African Banyan Wari game heads to UK toy market - ToyNews

African Banyan Wari game heads to UK toy market

Wooden game has a rich history in Western Africa and Banyan believes UK retailers should get on board.
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Banyan, a company specialising in African and Caribbean heritage products and services, is bringing wooden game Banyan Wari to the UK market.

Wari is a number, thinking, and strategy game for two players aged seven and above and the game has a rich history in parts of Western Africa, Antigua and Barbados where there are national championships.

Eric Pemberton, Banyan director, told ToyNews that UK retailers should start stocking Banyan Wari as communities are already playing the game across the UK.

“Wari is enjoyed by African and African Diaspora communities in Britain and by a growing number of academies, schools and colleges,” said Pemberton.

“Schools interested in promoting young peoples’ number and thinking skills have shown strong interest in Banyan Wari. We note with interest the evidence from Sweden that the trend is towards a return to traditional toys. It is not ‘either or’, rather ‘both and’."

While independent retailers and stores with an educational focus will likely be a solid fit for Banyan Wari, the wooden game has also been positively received by demographics and societies outside of the traditional toy sector.

“One of Banyan’s income streams is through ‘wood appreciation events’ such as the Annual National Forest Wood Fair held at Beacon Hill Country Park near Loughborough. Banyan has attended this event for four years,” added Pemberton.

“There are significant developments in care home provision where the elders are encouraged to keep active.

“Banyan Wari is in the early stages of discussions with some Elders homes and one 93 year old Antiguan lady who lives in Leicester plays Wari and she regularly beats me. Her mind is razor sharp.”

Research undertaken by Banyan has found that in the UK, the game appeals most to families interested in African-Caribbean cultures and young people interested in learning products.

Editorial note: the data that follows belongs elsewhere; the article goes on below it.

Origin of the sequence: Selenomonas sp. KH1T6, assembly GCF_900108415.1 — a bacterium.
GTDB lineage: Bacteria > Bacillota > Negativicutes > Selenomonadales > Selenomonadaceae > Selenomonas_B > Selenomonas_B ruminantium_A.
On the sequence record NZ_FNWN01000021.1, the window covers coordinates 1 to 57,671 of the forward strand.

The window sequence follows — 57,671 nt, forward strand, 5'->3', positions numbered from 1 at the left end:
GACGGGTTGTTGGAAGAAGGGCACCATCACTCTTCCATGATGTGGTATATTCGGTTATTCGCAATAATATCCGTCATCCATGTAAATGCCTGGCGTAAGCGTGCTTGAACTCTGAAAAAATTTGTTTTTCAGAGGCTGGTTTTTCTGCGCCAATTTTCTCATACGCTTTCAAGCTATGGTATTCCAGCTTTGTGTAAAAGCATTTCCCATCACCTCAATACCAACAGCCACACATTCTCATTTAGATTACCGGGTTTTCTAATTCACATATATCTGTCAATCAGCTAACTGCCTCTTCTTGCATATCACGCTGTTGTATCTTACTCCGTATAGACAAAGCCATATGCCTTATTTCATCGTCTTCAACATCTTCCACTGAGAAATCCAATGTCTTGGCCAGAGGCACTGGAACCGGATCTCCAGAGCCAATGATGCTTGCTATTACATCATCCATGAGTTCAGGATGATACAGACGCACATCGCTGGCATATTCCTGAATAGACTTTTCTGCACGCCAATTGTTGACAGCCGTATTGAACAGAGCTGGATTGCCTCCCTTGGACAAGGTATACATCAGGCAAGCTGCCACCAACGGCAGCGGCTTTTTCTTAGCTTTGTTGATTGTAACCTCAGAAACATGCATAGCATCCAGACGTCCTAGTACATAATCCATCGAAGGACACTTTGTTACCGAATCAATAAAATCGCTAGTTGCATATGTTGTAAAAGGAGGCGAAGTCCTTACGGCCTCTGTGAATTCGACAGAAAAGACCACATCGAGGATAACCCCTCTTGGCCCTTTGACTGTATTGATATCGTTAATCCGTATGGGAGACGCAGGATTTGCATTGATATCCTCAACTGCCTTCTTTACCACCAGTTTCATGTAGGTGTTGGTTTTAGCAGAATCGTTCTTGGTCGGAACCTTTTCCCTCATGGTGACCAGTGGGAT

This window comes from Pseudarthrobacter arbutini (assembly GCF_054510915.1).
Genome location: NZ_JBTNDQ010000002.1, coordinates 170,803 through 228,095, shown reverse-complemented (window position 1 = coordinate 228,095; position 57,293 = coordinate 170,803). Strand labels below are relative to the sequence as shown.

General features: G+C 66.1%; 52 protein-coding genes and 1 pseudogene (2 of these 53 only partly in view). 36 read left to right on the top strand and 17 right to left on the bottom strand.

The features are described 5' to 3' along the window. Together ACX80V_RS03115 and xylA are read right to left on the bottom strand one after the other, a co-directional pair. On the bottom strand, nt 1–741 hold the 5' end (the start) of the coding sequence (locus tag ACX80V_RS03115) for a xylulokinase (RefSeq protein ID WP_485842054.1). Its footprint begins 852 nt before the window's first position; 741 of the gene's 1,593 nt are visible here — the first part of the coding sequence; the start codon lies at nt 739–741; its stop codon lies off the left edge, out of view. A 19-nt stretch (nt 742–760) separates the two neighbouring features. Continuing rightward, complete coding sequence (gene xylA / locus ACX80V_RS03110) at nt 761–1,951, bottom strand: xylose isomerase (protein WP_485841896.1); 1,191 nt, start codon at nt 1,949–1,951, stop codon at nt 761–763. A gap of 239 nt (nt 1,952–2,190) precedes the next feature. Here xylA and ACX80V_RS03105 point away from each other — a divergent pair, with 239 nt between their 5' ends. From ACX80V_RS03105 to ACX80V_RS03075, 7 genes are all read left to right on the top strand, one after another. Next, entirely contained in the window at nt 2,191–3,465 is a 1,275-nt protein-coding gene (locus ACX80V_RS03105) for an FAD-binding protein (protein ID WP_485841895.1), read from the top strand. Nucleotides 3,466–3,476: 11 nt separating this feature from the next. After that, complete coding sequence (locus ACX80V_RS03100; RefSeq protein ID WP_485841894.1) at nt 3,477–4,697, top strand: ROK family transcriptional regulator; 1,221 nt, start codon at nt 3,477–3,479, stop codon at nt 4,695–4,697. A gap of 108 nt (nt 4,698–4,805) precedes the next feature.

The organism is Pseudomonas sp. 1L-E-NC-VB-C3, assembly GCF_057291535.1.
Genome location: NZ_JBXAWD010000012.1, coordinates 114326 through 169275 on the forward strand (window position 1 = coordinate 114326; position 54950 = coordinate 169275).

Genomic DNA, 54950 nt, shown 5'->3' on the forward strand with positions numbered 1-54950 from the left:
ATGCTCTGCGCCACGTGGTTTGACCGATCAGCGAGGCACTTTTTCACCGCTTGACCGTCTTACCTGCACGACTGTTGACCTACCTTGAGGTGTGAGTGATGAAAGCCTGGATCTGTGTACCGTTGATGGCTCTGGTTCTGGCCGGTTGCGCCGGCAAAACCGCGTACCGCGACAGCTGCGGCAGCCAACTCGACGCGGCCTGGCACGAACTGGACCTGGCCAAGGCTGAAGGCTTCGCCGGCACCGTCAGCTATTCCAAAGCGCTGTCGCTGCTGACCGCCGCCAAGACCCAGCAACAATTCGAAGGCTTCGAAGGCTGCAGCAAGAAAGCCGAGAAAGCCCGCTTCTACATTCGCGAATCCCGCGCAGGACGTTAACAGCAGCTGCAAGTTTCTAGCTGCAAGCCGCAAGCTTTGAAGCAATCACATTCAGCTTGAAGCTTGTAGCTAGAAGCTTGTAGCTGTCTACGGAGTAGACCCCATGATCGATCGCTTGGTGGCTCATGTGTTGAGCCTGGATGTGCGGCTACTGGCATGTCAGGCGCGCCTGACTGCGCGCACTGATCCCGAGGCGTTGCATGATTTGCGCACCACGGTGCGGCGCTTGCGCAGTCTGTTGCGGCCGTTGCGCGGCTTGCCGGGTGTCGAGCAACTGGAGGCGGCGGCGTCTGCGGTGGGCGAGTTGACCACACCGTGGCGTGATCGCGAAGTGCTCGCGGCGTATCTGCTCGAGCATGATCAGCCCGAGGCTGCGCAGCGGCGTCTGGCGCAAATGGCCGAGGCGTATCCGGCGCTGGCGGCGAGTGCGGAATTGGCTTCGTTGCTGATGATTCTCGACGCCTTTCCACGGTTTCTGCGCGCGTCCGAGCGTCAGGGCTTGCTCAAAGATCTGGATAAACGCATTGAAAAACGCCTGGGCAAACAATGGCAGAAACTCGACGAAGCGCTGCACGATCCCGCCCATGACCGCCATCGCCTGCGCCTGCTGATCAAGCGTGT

“Banyan sells to all types of customers,” continued Pemberton.

“However, for the USA the following factors seem to be important: there are 40 million African Americans and research evidence suggests that African American cultural industries provision is more advanced than in Britain and Europe. To illustrate the point New York has an African American population of 6.2 million and eight dedicated African American museums.

“In the UK and Europe, from our experience, customers seem to belong to families with Key Stage 2 and above children and young people with a strong interest in learning, families interested in African-Caribbean cultures and elders interested in thinking games. We have also noticed strong interest from white families interested in thinking games.”

The company already offers Banyan Wari Master Classes and demonstrations, and Pemberton believes retailers could draw consumers into stores by holding similar events.

Pemberton added: “A table and two chairs are required. Promotional events linked to products help to raise the profile of the products in store. In addition we have found that some people enjoy being shown how to play and this contributes to sales.”

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